George Floyd’s ghastly death on May 25 last year at the hands of police officers in Minneapolis ignited another round of protests against racism and police brutality under the banner “Black Lives Matter.” The protests quickly spread to more than 60 countries across the globe.
British artist Justin Mills lives in Bangkok, far from the American street where police officer Derek Chauvin’s knees suffocated Floyd, but as a fellow human being and a white man with a conscience who longs for justice and equality, Mills felt he could no longer stand silently by.
“You Don’t Have to be Black to be Outraged” is a series of photo montages from four American anti-racist movies: Do the Right Thing (director Spike Lee, 1989); Selma (director Ava DuVernay, 2014); Moonlight (director Barry Jenkins, 2016); and I Am Not Your Negro (director Raoul Peck, 2016), capturing key moments along with their English subtitles and turning them black and white.
Mills’ choice of black and white not only reflects the colour issue, but by dividing the image in two, with normal positive print on one side and negative on the other, he also emphasises their complementary quality to highlight the fact that each opposite exists because of the other. There is no white without black and vice versa. This is the scientific fact of photography and of the real world.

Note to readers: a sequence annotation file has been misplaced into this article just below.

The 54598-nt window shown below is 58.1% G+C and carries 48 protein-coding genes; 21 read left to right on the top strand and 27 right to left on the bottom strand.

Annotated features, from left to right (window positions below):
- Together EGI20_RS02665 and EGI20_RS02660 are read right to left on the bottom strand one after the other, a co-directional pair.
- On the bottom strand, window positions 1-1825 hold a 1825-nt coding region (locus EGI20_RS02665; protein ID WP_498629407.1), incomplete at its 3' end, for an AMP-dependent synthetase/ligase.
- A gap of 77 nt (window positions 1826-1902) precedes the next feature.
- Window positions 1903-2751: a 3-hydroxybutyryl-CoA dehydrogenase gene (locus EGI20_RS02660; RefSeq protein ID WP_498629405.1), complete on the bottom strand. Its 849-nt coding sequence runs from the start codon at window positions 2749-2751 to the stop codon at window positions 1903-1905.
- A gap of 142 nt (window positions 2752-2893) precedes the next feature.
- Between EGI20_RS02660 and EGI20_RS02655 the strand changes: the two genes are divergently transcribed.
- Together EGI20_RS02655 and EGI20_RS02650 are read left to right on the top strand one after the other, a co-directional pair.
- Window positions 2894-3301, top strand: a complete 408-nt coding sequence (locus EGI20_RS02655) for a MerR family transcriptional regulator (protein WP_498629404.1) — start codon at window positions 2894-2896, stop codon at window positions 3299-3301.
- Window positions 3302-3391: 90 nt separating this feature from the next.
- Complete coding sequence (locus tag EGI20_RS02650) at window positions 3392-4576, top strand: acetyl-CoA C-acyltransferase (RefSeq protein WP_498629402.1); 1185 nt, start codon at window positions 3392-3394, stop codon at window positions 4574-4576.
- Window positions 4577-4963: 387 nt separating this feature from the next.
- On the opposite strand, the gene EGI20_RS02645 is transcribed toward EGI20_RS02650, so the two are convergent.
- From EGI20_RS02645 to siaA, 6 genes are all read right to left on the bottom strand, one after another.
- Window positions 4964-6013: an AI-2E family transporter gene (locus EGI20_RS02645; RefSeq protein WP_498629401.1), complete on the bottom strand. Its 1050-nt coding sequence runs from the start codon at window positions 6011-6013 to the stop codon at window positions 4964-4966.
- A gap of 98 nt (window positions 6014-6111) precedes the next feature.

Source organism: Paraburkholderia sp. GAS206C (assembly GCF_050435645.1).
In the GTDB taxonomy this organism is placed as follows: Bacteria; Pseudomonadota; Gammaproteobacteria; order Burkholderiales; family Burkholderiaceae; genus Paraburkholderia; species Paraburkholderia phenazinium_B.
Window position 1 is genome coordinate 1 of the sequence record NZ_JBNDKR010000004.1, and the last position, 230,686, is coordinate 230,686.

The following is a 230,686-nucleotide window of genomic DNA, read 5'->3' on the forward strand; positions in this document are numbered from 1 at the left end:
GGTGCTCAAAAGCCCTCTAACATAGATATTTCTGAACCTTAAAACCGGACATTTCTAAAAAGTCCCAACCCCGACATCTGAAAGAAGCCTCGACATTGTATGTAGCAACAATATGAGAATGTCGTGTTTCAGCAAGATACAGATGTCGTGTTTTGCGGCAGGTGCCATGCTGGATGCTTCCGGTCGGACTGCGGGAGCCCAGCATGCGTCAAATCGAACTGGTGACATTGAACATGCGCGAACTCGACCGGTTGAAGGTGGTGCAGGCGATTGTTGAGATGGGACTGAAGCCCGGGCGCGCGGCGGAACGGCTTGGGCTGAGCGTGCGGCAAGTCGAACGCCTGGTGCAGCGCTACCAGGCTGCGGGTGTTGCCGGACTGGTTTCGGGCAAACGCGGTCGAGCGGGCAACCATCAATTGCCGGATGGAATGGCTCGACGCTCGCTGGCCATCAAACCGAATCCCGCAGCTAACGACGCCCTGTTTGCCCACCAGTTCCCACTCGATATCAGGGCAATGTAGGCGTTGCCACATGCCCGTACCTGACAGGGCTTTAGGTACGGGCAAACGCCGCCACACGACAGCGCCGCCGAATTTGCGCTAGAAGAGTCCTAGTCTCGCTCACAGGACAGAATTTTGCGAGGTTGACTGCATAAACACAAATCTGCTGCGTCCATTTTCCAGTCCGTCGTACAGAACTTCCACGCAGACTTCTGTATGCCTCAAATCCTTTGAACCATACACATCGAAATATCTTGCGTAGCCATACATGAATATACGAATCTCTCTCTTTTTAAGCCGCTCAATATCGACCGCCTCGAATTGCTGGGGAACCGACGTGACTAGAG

Mills graduated from India’s Santiniketan with a Master in Fine Arts in 1994 and has been a resident of Thailand since 1996. While painting has long been his primary discipline, photography is another medium he uses to express himself.
“You Don’t Have to be Black to be Outraged”
A photographic exhibition by Justin Mills
Jan. 9 – Feb. 27
Opening: Saturday, Jan. 9 from 6:30pm – 9:00pm